If you are on the market for a commercial lease, you probably have encountered the term Triple Net lease, also known as NNN lease. It is a typical lease structure in commercial real estate. It is especially true when it comes to free-standing commercial buildings with a single tenant, but also in some cases for retail spaces. They are also prevalent in some areas, especially in larger cities or locations in high demand.
But how does a Triple Net commercial lease work? What should tenants keep in mind when considering taking on an NNN lease? Here is everything you need to know.
What is a Triple Net commercial lease?
In the case of most residential leases, the landlord is responsible for most of the costs associated with direct overhead costs, such as taxes, insurance, operating expenses, utilities, etc. This type of lease is known as a gross lease.
On the other hand, with commercial leases, the tenant is usually responsible not only for the base rent but also for at least some of the costs associated with overheads. Such expenses can be divided into three main posts: property taxes, insurance, and common area maintenance. When the tenant is the one who pays part or the totality of those expenses, it is a net lease. The terms of each contract vary widely from one to another. However, when the tenant takes on all three posts, it is a Triple Net (or NNN) lease.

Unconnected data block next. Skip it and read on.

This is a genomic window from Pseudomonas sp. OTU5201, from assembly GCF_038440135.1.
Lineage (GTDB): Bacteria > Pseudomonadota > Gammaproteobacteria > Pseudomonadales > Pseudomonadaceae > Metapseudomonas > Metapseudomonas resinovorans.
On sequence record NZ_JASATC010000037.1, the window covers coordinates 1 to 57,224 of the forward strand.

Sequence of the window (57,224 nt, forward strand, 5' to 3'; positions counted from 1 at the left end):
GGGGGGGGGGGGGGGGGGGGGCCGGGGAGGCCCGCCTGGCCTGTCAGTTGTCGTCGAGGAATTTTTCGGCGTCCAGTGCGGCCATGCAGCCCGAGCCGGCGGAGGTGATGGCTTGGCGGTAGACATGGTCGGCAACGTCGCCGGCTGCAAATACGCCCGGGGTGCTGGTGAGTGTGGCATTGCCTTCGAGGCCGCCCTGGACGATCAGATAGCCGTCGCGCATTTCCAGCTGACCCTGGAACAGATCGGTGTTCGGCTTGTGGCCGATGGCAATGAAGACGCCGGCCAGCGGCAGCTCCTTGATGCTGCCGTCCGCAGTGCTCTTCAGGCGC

An NNN lease doesn’t necessarily mean that the tenant is responsible for every single cost associated with the building. It is up to the lessor and the lessee to negotiate the terms of the contract. For example, the tenant may ask that the landlord bears the cost of the most substantial building upgrades. Landlords often use the label “triple net” on the lease. However, it is up to the would-be lessee to check the exact terms of the contract and which expenses he or she will be responsible for.
What should tenants know about Triple Net commercial leases?
Potential tenants should keep in mind that Triple Net commercial leases typically benefit the landlords. It is particularly popular among investors. It is an excellent way for them to create a steady and predictable income stream. As you undoubtedly know, the cost of property taxes and building insurance tend to fluctuate from year to year, which can make it complicated for investors to predict their income.
However, with an NNN lease, this uncertainty is left to the tenant. When negotiating the terms of the contract, you should always remember that property taxes tend to augment year after year. It is particularly important since NNN lease are typically negotiated on a long-term basis – ten years or more.
The tenant should also look out for the terms of the leases. They should particularly be mindful of how the expenses are calculated. If the overhead costs are prorated among several tenants, you should check and see if it is established based upon leasable space or occupied space. If part of the building is vacant, you could be responsible for a more significant percentage of the expenses.
On the positive side, the base rent is typically lower than it would be for other types of commercial leases. Always negotiate carefully, do your research, and don’t hesitate to seek advice from your accounting services before signing the dotted line.